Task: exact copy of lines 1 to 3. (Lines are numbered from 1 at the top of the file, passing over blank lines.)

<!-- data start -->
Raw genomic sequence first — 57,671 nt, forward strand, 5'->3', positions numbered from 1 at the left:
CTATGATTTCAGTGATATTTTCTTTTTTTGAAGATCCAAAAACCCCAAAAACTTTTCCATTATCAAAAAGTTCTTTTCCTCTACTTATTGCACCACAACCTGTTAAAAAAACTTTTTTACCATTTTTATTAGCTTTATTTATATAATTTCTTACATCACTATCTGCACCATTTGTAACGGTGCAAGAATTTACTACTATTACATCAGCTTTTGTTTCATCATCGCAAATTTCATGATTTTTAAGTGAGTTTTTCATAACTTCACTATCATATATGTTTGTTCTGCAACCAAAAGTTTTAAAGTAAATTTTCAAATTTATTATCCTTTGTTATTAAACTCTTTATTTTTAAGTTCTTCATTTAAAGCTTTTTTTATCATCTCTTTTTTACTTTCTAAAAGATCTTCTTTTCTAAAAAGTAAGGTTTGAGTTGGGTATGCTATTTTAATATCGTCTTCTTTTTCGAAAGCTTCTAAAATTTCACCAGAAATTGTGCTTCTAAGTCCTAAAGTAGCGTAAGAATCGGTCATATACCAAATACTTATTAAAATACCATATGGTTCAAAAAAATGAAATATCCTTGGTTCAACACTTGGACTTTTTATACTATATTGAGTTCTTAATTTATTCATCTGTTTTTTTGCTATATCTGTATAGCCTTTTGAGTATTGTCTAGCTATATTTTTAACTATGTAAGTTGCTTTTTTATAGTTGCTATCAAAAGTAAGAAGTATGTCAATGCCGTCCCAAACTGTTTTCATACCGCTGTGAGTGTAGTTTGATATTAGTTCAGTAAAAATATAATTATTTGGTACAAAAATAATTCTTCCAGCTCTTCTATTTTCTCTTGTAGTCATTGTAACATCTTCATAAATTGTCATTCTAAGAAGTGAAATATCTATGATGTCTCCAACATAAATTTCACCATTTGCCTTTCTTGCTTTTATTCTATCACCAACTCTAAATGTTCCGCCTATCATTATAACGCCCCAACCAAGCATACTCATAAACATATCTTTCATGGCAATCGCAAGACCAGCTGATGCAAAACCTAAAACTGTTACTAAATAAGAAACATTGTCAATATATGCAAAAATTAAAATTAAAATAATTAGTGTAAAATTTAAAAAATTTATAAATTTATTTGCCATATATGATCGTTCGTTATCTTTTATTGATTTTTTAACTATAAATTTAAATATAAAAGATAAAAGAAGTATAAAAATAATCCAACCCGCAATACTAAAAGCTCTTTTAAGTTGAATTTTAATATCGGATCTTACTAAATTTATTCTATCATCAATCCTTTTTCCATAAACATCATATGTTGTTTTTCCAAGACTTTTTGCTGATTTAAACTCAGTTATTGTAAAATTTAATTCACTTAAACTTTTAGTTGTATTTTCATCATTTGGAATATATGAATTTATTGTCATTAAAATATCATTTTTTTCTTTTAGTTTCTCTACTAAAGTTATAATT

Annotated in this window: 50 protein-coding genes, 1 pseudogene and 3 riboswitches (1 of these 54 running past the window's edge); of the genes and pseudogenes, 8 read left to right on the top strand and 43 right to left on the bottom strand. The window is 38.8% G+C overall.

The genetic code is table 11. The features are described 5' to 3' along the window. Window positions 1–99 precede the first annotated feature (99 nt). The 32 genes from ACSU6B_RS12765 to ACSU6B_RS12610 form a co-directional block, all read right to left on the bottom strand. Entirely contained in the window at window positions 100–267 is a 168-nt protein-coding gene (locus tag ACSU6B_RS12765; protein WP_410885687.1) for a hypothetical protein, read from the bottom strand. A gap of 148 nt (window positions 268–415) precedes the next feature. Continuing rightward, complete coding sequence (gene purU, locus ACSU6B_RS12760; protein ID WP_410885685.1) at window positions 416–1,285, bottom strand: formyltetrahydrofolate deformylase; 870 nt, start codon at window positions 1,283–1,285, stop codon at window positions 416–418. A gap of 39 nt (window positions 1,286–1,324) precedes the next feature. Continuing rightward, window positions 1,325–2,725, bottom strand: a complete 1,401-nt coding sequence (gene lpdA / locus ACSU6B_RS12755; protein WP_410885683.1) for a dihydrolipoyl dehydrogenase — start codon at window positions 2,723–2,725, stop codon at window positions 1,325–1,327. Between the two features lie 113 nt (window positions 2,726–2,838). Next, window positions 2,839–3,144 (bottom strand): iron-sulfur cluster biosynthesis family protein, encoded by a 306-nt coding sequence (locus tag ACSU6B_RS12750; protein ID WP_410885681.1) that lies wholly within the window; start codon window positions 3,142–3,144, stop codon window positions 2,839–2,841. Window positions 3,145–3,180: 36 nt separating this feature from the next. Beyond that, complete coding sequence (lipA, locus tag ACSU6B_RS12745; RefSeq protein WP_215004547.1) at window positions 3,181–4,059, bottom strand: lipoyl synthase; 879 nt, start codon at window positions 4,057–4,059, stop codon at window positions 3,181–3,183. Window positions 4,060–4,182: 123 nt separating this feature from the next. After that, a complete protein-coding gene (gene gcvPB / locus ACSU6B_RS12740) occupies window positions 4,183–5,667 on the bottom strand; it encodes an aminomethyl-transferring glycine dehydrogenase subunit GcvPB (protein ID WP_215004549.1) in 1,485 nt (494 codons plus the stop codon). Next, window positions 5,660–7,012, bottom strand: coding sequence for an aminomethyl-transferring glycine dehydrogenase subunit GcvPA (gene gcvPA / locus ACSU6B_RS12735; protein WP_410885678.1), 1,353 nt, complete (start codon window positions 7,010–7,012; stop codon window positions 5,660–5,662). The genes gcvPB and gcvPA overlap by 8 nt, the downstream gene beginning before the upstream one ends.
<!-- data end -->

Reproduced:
Raw genomic sequence first — 57,671 nt, forward strand, 5'->3', positions numbered from 1 at the left:
CTATGATTTCAGTGATATTTTCTTTTTTTGAAGATCCAAAAACCCCAAAAACTTTTCCATTATCAAAAAGTTCTTTTCCTCTACTTATTGCACCACAACCTGTTAAAAAAACTTTTTTACCATTTTTATTAGCTTTATTTATATAATTTCTTACATCACTATCTGCACCATTTGTAACGGTGCAAGAATTTACTACTATTACATCAGCTTTTGTTTCATCATCGCAAATTTCATGATTTTTAAGTGAGTTTTTCATAACTTCACTATCATATATGTTTGTTCTGCAACCAAAAGTTTTAAAGTAAATTTTCAAATTTATTATCCTTTGTTATTAAACTCTTTATTTTTAAGTTCTTCATTTAAAGCTTTTTTTATCATCTCTTTTTTACTTTCTAAAAGATCTTCTTTTCTAAAAAGTAAGGTTTGAGTTGGGTATGCTATTTTAATATCGTCTTCTTTTTCGAAAGCTTCTAAAATTTCACCAGAAATTGTGCTTCTAAGTCCTAAAGTAGCGTAAGAATCGGTCATATACCAAATACTTATTAAAATACCATATGGTTCAAAAAAATGAAATATCCTTGGTTCAACACTTGGACTTTTTATACTATATTGAGTTCTTAATTTATTCATCTGTTTTTTTGCTATATCTGTATAGCCTTTTGAGTATTGTCTAGCTATATTTTTAACTATGTAAGTTGCTTTTTTATAGTTGCTATCAAAAGTAAGAAGTATGTCAATGCCGTCCCAAACTGTTTTCATACCGCTGTGAGTGTAGTTTGATATTAGTTCAGTAAAAATATAATTATTTGGTACAAAAATAATTCTTCCAGCTCTTCTATTTTCTCTTGTAGTCATTGTAACATCTTCATAAATTGTCATTCTAAGAAGTGAAATATCTATGATGTCTCCAACATAAATTTCACCATTTGCCTTTCTTGCTTTTATTCTATCACCAACTCTAAATGTTCCGCCTATCATTATAACGCCCCAACCAAGCATACTCATAAACATATCTTTCATGGCAATCGCAAGACCAGCTGATGCAAAACCTAAAACTGTTACTAAATAAGAAACATTGTCAATATATGCAAAAATTAAAATTAAAATAATTAGTGTAAAATTTAAAAAATTTATAAATTTATTTGCCATATATGATCGTTCGTTATCTTTTATTGATTTTTTAACTATAAATTTAAATATAAAAGATAAAAGAAGTATAAAAATAATCCAACCCGCAATACTAAAAGCTCTTTTAAGTTGAATTTTAATATCGGATCTTACTAAATTTATTCTATCATCAATCCTTTTTCCATAAACATCATATGTTGTTTTTCCAAGACTTTTTGCTGATTTAAACTCAGTTATTGTAAAATTTAATTCACTTAAACTTTTAGTTGTATTTTCATCATTTGGAATATATGAATTTATTGTCATTAAAATATCATTTTTTTCTTTTAGTTTCTCTACTAAAGTTATAATT

Annotated in this window: 50 protein-coding genes, 1 pseudogene and 3 riboswitches (1 of these 54 running past the window's edge); of the genes and pseudogenes, 8 read left to right on the top strand and 43 right to left on the bottom strand. The window is 38.8% G+C overall.